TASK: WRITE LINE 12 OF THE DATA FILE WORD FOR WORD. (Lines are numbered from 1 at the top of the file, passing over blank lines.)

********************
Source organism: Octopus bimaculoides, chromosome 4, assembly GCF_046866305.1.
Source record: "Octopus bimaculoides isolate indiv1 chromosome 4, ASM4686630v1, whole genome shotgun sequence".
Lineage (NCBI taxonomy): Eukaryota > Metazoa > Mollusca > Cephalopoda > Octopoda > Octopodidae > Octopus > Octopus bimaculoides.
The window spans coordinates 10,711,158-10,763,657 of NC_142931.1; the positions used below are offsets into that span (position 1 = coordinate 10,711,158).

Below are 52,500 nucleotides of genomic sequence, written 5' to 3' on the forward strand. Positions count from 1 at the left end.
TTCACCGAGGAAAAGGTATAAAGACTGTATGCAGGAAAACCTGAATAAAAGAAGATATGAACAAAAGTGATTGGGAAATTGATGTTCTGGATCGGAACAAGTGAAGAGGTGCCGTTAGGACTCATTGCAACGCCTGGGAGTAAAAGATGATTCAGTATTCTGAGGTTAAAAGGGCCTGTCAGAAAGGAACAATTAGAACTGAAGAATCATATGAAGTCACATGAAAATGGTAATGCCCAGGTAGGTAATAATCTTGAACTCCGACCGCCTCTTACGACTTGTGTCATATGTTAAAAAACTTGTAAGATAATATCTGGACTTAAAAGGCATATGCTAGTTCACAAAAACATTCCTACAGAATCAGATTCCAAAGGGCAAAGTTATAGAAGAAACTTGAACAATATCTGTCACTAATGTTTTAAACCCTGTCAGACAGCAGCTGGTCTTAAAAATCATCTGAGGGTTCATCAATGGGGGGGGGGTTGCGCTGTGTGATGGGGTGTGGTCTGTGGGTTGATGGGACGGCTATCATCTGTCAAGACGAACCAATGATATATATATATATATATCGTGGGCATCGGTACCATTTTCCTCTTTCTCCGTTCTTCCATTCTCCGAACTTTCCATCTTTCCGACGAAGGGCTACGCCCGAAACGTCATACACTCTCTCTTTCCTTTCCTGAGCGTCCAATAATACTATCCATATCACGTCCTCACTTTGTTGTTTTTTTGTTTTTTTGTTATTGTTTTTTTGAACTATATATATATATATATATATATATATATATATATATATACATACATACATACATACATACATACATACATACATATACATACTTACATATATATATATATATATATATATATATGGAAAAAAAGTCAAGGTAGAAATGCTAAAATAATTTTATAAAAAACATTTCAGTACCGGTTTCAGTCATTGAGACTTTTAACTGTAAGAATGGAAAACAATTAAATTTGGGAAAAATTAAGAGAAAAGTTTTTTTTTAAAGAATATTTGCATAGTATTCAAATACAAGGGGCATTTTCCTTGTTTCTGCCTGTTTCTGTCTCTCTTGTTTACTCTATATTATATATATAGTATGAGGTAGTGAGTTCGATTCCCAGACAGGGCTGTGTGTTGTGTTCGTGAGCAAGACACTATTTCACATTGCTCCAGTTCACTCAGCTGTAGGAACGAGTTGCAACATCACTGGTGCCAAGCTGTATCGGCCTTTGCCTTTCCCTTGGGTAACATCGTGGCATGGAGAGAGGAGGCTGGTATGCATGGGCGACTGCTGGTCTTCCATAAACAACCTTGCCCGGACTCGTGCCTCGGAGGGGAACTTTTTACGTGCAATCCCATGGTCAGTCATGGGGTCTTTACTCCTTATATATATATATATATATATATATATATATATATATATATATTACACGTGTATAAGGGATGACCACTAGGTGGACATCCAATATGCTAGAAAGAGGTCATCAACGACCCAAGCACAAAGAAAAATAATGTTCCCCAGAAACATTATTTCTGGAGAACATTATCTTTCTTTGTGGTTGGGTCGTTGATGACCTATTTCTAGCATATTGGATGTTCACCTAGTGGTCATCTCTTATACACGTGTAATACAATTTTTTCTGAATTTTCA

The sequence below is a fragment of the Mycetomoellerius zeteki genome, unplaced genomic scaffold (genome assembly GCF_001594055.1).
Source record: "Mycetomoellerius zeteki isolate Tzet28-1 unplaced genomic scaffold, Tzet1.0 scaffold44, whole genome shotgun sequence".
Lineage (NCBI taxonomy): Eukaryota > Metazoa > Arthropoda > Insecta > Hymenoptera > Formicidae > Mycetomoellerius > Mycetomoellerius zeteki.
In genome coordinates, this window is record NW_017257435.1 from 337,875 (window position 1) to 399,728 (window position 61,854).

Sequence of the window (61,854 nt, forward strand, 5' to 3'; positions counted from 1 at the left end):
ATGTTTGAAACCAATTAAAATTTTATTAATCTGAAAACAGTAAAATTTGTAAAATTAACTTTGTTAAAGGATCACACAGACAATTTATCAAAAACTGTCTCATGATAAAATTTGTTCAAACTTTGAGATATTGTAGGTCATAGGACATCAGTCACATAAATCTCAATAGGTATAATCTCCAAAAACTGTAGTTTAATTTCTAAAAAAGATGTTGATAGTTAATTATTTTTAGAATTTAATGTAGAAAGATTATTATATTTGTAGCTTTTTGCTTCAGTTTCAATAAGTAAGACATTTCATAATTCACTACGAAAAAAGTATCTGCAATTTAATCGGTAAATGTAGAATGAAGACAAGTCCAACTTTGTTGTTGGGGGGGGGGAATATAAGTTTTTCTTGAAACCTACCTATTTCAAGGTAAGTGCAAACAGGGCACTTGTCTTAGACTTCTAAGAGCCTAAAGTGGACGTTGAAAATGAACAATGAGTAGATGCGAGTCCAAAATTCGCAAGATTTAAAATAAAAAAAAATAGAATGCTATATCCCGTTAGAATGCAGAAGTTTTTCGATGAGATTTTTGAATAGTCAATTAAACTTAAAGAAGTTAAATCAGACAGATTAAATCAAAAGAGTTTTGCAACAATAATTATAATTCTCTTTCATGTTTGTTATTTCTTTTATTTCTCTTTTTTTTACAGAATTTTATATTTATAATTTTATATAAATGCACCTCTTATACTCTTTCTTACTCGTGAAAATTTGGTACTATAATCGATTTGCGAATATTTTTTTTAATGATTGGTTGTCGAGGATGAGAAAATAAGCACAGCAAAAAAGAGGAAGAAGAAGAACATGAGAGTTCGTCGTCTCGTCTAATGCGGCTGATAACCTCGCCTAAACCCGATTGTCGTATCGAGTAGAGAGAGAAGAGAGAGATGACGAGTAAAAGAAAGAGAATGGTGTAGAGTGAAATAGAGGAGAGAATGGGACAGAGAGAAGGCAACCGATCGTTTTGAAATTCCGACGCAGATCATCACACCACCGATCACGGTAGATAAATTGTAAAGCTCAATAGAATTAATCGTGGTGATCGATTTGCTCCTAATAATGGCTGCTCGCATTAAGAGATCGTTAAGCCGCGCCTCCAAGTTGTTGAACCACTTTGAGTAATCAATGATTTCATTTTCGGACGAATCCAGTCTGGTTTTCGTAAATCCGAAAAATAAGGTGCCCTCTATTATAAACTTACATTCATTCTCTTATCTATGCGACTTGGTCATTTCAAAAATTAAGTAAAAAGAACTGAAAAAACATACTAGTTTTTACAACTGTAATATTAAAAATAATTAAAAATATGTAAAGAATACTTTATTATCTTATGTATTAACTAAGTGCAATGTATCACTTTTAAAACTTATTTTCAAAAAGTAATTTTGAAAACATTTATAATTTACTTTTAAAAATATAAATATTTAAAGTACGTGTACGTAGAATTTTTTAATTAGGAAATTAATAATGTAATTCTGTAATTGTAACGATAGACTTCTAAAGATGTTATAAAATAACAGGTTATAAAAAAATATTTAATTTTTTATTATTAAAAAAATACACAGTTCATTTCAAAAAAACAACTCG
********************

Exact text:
ATGTTTGAAACCAATTAAAATTTTATTAATCTGAAAACAGTAAAATTTGTAAAATTAACTTTGTTAAAGGATCACACAGACAATTTATCAAAAACTGTCTCATGATAAAATTTGTTCAAACTTTGAGATATTGTAGGTCATAGGACATCAGTCACATAAATCTCAATAGGTATAATCTCCAAAAACTGTAGTTTAATTTCTAAAAAAGATGTTGATAGTTAATTATTTTTAGAATTTAATGTAGAAAGATTATTATATTTGTAGCTTTTTGCTTCAGTTTCAATAAGTAAGACATTTCATAATTCACTACGAAAAAAGTATCTGCAATTTAATCGGTAAATGTAGAATGAAGACAAGTCCAACTTTGTTGTTGGGGGGGGGGAATATAAGTTTTTCTTGAAACCTACCTATTTCAAGGTAAGTGCAAACAGGGCACTTGTCTTAGACTTCTAAGAGCCTAAAGTGGACGTTGAAAATGAACAATGAGTAGATGCGAGTCCAAAATTCGCAAGATTTAAAATAAAAAAAAATAGAATGCTATATCCCGTTAGAATGCAGAAGTTTTTCGATGAGATTTTTGAATAGTCAATTAAACTTAAAGAAGTTAAATCAGACAGATTAAATCAAAAGAGTTTTGCAACAATAATTATAATTCTCTTTCATGTTTGTTATTTCTTTTATTTCTCTTTTTTTTACAGAATTTTATATTTATAATTTTATATAAATGCACCTCTTATACTCTTTCTTACTCGTGAAAATTTGGTACTATAATCGATTTGCGAATATTTTTTTTAATGATTGGTTGTCGAGGATGAGAAAATAAGCACAGCAAAAAAGAGGAAGAAGAAGAACATGAGAGTTCGTCGTCTCGTCTAATGCGGCTGATAACCTCGCCTAAACCCGATTGTCGTATCGAGTAGAGAGAGAAGAGAGAGATGACGAGTAAAAGAAAGAGAATGGTGTAGAGTGAAATAGAGGAGAGAATGGGACAGAGAGAAGGCAACCGATCGTTTTGAAATTCCGACGCAGATCATCACACCACCGATCACGGTAGATAAATTGTAAAGCTCAATAGAATTAATCGTGGTGATCGATTTGCTCCTAATAATGGCTGCTCGCATTAAGAGATCGTTAAGCCGCGCCTCCAAGTTGTTGAACCACTTTGAGTAATCAATGATTTCATTTTCGGACGAATCCAGTCTGGTTTTCGTAAATCCGAAAAATAAGGTGCCCTCTATTATAAACTTACATTCATTCTCTTATCTATGCGACTTGGTCATTTCAAAAATTAAGTAAAAAGAACTGAAAAAACATACTAGTTTTTACAACTGTAATATTAAAAATAATTAAAAATATGTAAAGAATACTTTATTATCTTATGTATTAACTAAGTGCAATGTATCACTTTTAAAACTTATTTTCAAAAAGTAATTTTGAAAACATTTATAATTTACTTTTAAAAATATAAATATTTAAAGTACGTGTACGTAGAATTTTTTAATTAGGAAATTAATAATGTAATTCTGTAATTGTAACGATAGACTTCTAAAGATGTTATAAAATAACAGGTTATAAAAAAATATTTAATTTTTTATTATTAAAAAAATACACAGTTCATTTCAAAAAAACAACTCG